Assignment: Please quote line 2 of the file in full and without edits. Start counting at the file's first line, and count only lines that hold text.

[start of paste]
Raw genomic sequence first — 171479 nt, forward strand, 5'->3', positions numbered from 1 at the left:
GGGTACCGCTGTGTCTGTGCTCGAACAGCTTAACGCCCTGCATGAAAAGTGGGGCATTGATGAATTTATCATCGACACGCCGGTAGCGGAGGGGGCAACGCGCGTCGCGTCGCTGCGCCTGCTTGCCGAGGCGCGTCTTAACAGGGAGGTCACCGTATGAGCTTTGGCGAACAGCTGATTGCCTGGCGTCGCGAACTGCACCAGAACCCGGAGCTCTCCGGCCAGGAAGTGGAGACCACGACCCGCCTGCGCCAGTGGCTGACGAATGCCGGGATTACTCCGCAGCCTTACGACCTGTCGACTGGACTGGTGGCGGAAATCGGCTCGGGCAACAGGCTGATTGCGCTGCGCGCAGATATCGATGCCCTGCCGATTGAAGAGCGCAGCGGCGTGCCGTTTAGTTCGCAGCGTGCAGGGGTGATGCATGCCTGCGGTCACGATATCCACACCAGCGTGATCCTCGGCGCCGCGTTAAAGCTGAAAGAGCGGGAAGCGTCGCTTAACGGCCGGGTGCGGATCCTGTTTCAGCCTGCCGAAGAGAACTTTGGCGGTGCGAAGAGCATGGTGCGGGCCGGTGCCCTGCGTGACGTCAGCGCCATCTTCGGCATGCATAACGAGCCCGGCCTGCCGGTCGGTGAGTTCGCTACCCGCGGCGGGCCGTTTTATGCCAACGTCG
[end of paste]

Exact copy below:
GGGTACCGCTGTGTCTGTGCTCGAACAGCTTAACGCCCTGCATGAAAAGTGGGGCATTGATGAATTTATCATCGACACGCCGGTAGCGGAGGGGGCAACGCGCGTCGCGTCGCTGCGCCTGCTTGCCGAGGCGCGTCTTAACAGGGAGGTCACCGTATGAGCTTTGGCGAACAGCTGATTGCCTGGCGTCGCGAACTGCACCAGAACCCGGAGCTCTCCGGCCAGGAAGTGGAGACCACGACCCGCCTGCGCCAGTGGCTGACGAATGCCGGGATTACTCCGCAGCCTTACGACCTGTCGACTGGACTGGTGGCGGAAATCGGCTCGGGCAACAGGCTGATTGCGCTGCGCGCAGATATCGATGCCCTGCCGATTGAAGAGCGCAGCGGCGTGCCGTTTAGTTCGCAGCGTGCAGGGGTGATGCATGCCTGCGGTCACGATATCCACACCAGCGTGATCCTCGGCGCCGCGTTAAAGCTGAAAGAGCGGGAAGCGTCGCTTAACGGCCGGGTGCGGATCCTGTTTCAGCCTGCCGAAGAGAACTTTGGCGGTGCGAAGAGCATGGTGCGGGCCGGTGCCCTGCGTGACGTCAGCGCCATCTTCGGCATGCATAACGAGCCCGGCCTGCCGGTCGGTGAGTTCGCTACCCGCGGCGGGCCGTTTTATGCCAACGTCG